Ethics


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Beauty and aesthetics Bioethics Comparative philosophy Cosmopolitanism Death Ethics History of ideas Knowledge Logic and probability Meaning and the good life Metaphysics Philosophy of language Philosophy of mind Philosophy of religion Philosophy of science Political philosophy Thinkers and theories Values and beliefs Virtues and vices

An Ashokan pillar at Vaishali, India. Photo by Rajeez Kumar/Wikipedia

Essay/
The ancient world
Ashoka’s moral empire

Being good is hard. How an ancient Indian emperor, horrified by the cruelty of war, created an infrastructure of goodness

Sonam Kachru

From Le Petit Journal, 18 February 1912. Photo by Getty

Essay/
Ethics
The trolley problem problem

Are thoughts experiments experiments at all? Or something else? And do they help us think clearly about ethics or not?

James Wilson

The Inquisition Scene (1808-1812), by Francisco Goya. Courtesy the Royal Academy of Fine Arts of San Fernando, Madrid

Essay/
Virtues and vices
Vice dressed as virtue

Cruelty and morality seem like polar opposites – until they join forces. Beware those who persecute in the name of principle

Paul Russell

American Civil Rights activist Malcolm X (left) pictured in New York in 1963. His radicalism helped shape public discourse. Photo by Robert L Haggins/The LIFE Images Collection/Getty

Essay/
Mood and emotion
The fruits of anger

To those who say anger is destructive or pointless: Not so! Getting angry spurs and sustains us to take action for justice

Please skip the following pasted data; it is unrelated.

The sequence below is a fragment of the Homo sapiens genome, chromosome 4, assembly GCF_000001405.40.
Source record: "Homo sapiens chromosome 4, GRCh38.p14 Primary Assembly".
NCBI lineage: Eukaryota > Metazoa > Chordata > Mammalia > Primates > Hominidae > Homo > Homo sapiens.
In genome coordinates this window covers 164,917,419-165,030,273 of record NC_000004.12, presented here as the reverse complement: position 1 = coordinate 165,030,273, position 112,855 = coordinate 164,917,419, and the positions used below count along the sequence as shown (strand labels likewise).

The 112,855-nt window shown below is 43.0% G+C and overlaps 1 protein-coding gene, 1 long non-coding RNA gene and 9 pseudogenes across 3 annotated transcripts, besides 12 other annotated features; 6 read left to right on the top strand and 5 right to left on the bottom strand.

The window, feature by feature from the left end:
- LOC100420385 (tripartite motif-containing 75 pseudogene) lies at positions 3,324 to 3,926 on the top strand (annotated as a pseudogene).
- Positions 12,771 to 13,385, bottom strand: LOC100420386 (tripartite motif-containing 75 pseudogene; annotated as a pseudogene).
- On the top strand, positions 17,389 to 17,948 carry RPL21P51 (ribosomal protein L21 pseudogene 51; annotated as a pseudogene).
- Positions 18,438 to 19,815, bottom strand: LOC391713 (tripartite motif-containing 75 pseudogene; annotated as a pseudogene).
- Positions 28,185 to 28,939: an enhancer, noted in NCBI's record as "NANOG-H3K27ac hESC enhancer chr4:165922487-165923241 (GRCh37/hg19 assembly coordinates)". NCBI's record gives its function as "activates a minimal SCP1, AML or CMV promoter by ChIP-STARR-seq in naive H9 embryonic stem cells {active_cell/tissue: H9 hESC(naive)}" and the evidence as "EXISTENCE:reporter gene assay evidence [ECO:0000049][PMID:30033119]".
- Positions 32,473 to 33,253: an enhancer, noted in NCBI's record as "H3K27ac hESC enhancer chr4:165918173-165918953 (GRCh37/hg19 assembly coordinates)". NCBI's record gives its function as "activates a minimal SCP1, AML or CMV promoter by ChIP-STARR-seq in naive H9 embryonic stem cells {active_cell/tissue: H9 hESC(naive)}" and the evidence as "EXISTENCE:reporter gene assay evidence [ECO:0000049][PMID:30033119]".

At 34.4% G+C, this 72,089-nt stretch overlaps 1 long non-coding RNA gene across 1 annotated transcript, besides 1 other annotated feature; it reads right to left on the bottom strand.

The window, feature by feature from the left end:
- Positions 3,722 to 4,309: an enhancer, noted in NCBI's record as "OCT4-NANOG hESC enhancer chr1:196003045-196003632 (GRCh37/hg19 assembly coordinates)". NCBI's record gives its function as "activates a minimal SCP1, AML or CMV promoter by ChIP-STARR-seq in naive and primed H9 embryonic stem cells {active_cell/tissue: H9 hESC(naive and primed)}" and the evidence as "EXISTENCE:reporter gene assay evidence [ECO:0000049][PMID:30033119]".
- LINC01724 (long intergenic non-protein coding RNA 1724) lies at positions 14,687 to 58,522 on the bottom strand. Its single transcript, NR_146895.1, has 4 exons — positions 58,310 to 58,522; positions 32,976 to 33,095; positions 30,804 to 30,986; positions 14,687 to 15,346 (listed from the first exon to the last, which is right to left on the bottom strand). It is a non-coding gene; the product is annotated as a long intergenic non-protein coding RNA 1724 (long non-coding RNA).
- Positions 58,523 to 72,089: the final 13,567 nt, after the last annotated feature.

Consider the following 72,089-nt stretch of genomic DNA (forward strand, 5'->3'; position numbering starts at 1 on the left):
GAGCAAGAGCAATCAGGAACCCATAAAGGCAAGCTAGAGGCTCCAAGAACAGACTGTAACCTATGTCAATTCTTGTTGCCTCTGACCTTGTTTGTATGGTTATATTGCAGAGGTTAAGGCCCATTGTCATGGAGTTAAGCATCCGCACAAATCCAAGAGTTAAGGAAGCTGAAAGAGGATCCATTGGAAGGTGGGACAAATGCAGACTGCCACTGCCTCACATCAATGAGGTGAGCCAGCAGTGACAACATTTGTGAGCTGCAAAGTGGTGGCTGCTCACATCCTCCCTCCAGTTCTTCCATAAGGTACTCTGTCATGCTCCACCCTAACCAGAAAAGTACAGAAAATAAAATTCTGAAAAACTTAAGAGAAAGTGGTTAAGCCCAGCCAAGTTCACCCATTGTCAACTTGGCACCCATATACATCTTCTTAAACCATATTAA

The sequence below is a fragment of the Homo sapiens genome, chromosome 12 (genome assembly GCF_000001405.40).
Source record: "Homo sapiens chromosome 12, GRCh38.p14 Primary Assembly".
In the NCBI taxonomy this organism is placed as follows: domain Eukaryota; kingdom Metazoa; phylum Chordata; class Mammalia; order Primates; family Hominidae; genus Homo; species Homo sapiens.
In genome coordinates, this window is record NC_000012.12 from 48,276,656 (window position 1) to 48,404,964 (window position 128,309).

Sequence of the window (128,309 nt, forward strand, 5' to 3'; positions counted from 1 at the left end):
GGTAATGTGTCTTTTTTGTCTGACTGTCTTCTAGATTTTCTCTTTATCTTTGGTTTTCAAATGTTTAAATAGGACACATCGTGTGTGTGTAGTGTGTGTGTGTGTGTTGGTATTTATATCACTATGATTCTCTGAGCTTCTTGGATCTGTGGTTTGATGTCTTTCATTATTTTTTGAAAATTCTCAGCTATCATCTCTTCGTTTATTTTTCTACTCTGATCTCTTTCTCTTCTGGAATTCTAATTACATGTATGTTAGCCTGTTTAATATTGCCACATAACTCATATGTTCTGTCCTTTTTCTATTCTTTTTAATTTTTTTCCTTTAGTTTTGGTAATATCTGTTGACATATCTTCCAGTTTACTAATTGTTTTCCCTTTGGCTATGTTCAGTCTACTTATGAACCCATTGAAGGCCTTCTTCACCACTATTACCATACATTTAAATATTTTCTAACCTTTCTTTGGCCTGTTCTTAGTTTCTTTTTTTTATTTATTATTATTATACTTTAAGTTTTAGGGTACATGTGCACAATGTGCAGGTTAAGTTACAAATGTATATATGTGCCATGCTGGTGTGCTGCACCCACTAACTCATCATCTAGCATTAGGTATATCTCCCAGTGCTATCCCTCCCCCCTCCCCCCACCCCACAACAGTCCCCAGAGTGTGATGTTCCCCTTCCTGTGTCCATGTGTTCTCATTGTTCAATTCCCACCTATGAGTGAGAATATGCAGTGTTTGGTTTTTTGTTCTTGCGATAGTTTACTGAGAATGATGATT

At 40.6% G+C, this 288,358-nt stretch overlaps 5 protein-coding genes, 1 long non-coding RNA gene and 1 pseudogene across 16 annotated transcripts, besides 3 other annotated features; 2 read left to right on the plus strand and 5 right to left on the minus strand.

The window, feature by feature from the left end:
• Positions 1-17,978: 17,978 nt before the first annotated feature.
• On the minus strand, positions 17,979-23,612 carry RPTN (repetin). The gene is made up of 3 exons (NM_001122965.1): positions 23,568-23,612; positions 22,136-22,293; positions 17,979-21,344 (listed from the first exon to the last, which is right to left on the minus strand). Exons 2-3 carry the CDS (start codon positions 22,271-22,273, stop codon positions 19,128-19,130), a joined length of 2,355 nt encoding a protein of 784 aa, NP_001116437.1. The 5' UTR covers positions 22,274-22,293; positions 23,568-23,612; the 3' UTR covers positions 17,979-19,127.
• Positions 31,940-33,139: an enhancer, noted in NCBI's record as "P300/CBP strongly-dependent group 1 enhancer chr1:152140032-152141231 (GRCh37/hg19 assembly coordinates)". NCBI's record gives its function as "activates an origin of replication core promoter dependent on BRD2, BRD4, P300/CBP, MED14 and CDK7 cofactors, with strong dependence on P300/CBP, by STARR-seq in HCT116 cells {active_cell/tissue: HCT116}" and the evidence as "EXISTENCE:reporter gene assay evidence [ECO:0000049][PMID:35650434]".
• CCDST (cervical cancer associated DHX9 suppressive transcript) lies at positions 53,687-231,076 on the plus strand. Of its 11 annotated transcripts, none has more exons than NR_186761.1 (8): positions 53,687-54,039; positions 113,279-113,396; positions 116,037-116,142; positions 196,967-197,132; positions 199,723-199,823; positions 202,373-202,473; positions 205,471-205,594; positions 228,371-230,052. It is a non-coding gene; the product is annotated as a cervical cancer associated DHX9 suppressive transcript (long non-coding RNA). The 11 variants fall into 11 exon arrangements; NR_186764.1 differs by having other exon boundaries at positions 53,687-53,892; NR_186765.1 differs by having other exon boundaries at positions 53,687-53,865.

Brian Wong

Photo bt Emin Ozmen/Magnum Photos

Essay/
Knowledge
Nihilism

The risk of nihilism is that it alienates us from anything good or true. Yet believing in nothing has positive potential

Nolen Gertz

Couple in the kitchen, USA, 1952. From the series ‘Love Story’. Photo by Dennis Stock/Magnum

Essay/
Love and friendship
Love is a joint project

For Simone de Beauvoir, authentic love is an ethical undertaking: it can be spoilt by devotion as much as by selfishness

Kate Kirkpatrick

A screen demonstrates facial-recognition technology at the World Artificial Intelligence Conference (WAIC) in Shanghai, China, on Thursday 29 August 2019. Photo by Qilai Shen/Bloomberg via Getty Images

Idea/
Technology and the self
How Confucius loses face in China’s new surveillance regime

Philip Ivanhoe

A ranger strokes a young Rhino orphaned by poachers at the Lewa Wildlife Conservancy, Kenya, in May 2015. He was named ‘Hope’. Photo Tom Pilston/Panos

Essay/
Animals and humans
All we owe to animals

It is not enough to conserve species and ecosystems. We have an ethical duty to care for each individual animal on earth

Jeff Sebo

Isaiah Berlin in 1985. Photo by Gemma Levine/Getty Images

Essay/
Thinkers and theories
Philosopher of the human

One can only imagine how much nobler and more decent the world might be if it took more notice of Isaiah Berlin

Johnny Lyons

United States, 1965. Photo by Wayne Miller/Magnum

Essay/
Teaching and learning
The value of shame

Immanuel Kant held that moral education is hydraulic: shame squashes down our vices, making space for virtue to rise up

Louise Chapman

Photo by Mario Tama/Getty Images

Essay/
Virtues and vices
Righteous incivility

The temptation to be uncivil grows as public discourse gets nastier and more aggressive. Can rudeness ever be righteous?

Amy Olberding

Detail from Nelkenstrauss (1910), by Adolf Hitler. Photo by Christof Stache/AFP/Getty

Essay/
Ethics
Tainted by association

Would you carve a roast with a knife that had been used in a murder? Why not? And what does this tell us about ethics?

Paul Sagar

Destitute family; five children, aged two to 17 years. American River camp in Sacramento, California, in 1936. Photograph by Dorothea Lange/Library of Congress

Essay/
Beauty and aesthetics
More than skin deep

Beauty is a deeply moral matter that makes kindness, empathy and honesty attractive, while vice warps into ugliness

Panos Paris